When Puls CEO Eyal Ronen and president Itai Hirsch started discussing the idea for the company they co-founded three and a half years ago, the pitch was very simple: “Can we fix the repair industry?”
“The vision was that we’d like to bring the technician to your house, within one hour, for whatever you need,” Ronen explained. “It can be for your washing machine, for fixing your iPhone, for installing your cool new smart home [devices], or that fancy TV you just bought. It’s a very big problem globally. It helps everyone from insurance companies that have to fix your home appliances to manufacturers that don’t have solutions for service across the U.S.—just to a lot of local technicians with no certifications and no ability to acquire parts with the right quality.”
After self-funding the company for the first nine months and developing key manufacturer service agreements from major brands like Google and Samsung, the company now boasts more than 2,000 technicians, in over 50 markets across the U.S. Only the best technicians are accepted as freelancers for the company, but each is trained in the services and products that Puls supports and each is given free tools, spare parts, logos, and t-shirts, and access to an Uber-style app for responding to calls.
Initially, the company serviced only mobile devices.
“We chose this category for two very specific reasons,” Ronen explained. “One, it’s the most urgent device to fix because we have a lot of dependency on it. And, two, the logistics behind making these repairs is easier because you can carry hundreds of parts in your backback, compared with, say, needing a van to carry a part for repairing an air conditioner.”
The Puls founders also made the strategic decision to “own the entire ecosystem,” end to end, apart from the technician himself.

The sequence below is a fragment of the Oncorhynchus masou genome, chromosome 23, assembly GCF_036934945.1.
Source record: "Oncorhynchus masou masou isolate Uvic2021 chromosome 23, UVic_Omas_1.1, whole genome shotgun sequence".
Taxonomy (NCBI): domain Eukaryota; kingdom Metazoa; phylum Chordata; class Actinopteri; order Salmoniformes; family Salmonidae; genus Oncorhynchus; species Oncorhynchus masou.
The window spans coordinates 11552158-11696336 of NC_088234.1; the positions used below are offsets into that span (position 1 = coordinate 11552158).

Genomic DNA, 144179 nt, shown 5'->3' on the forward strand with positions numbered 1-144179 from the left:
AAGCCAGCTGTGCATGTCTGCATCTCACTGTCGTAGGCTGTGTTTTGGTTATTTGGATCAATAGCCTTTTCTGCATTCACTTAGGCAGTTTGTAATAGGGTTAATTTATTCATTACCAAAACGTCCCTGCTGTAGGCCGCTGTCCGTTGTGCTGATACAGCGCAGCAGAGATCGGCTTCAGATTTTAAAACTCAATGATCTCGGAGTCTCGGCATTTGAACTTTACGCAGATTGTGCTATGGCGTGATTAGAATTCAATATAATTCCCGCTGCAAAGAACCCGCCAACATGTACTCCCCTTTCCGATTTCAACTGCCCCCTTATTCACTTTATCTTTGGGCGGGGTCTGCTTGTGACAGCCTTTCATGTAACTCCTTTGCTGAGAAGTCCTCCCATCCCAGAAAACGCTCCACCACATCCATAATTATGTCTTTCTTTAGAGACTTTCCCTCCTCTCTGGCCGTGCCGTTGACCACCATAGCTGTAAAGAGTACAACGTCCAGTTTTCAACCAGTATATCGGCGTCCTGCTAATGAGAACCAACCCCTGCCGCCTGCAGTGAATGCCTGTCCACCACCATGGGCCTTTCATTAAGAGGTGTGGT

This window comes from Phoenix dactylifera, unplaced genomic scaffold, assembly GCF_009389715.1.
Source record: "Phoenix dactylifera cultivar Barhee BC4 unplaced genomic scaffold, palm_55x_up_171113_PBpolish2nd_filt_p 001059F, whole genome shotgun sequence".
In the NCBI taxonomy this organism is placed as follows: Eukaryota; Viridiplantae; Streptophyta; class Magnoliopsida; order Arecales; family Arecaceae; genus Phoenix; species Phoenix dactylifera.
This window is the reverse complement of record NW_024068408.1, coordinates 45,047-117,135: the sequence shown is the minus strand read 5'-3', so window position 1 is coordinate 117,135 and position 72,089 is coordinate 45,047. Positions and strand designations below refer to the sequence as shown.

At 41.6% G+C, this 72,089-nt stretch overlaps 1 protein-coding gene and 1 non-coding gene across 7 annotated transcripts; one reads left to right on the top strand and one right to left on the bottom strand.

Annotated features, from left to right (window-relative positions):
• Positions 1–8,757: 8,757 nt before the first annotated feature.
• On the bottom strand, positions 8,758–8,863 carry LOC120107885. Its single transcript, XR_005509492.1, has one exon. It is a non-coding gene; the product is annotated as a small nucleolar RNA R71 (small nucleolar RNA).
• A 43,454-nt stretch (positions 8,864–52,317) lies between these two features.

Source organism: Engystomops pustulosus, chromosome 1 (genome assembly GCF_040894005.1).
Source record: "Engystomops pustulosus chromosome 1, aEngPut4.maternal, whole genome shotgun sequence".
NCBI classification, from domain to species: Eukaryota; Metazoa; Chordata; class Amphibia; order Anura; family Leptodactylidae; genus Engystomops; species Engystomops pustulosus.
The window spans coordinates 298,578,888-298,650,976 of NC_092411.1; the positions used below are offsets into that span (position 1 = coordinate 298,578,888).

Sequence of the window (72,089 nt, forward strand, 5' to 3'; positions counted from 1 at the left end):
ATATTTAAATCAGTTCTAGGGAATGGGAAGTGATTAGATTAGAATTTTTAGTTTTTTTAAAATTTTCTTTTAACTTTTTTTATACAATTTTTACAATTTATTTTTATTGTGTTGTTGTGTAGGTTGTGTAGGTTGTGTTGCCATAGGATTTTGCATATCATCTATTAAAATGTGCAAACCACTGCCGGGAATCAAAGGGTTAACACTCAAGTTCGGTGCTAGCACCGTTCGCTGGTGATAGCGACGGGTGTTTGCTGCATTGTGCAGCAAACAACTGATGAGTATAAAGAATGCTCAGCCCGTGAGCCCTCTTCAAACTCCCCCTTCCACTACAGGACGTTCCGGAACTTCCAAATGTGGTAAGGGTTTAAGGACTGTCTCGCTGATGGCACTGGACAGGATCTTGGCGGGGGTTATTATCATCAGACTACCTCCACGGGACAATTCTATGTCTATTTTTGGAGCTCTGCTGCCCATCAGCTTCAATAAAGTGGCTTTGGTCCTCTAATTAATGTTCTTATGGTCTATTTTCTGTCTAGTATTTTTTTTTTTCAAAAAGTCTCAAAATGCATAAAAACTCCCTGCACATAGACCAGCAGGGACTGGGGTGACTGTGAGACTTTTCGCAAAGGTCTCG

The customer communicates with Puls and pays Puls. Puls handles all of the scheduling and supplies all of the spare parts needed for a repair (for free to the technician), and supplies all of the tools for the technicians. In addition, Puls encourages its technicians to learn new services, such as the latest one for the Google Pixel device. The technicians are freelancers, so they only handle the repair itself, receiving a flat fee (between $35 and $65, depending on the type of service) every time they complete the repair or installation. The technician never has to field the customer’s initial call, deal with marketing, or handle billing issues. All of that is taken care of by Puls.
“We just offer them the opportunity to take a service [call] on a daily basis,” Ronen said. “By doing that, we manage to completely reduce the friction between the technician and the customer. No more haggling on price. No more discussions of who pays what. By doing that, the entire process is much more seamless for both technicians and customers.”
Following their self-financed nine-month start-up phase, the Puls founders brought in Sequoia Capital as a venture capital investor for its seed round of financing. For the first year and half, the company continued servicing only mobile devices, but then expanded into tablets, smart watches, and similar products, as the company grew. At the beginning of 2017, Puls was named the official service provider for Google in-home services in the U.S.
“If you go to the Google website right now and search for ‘How do I fix by Google Pixel device?’ Puls will be offered as the official repair company,” Ronen said. “One of the things that is very important for Google and for us is making sure our customers are happy and our technicians are happy. We measure this with very specific tools.”
One measurement tool used by Puls is the Net Promoter Score [NPS]. According to Ronen, Puls has a net NPS score of 78 every day, which he said is unheard of for a service company. “Mainly because people are delighted that we actually got to them in less than an hour and fixed the device on the spot, in front of them, without them moving from their desk or their couch,” he noted.
Puls continues to expand its services beyond phone repair, into TVs, smart homes, security systems, and antennas. Eventually it will move into other verticals, including appliance repair, garage doors, and PC support.
“By doing this, we believe that we are going to cover all of the electronics in your house, and everything that is connected to an outlet apart from your lighting,” Ronen said. “The new verticals grew very quickly and now account for almost 50 percent of our revenues.”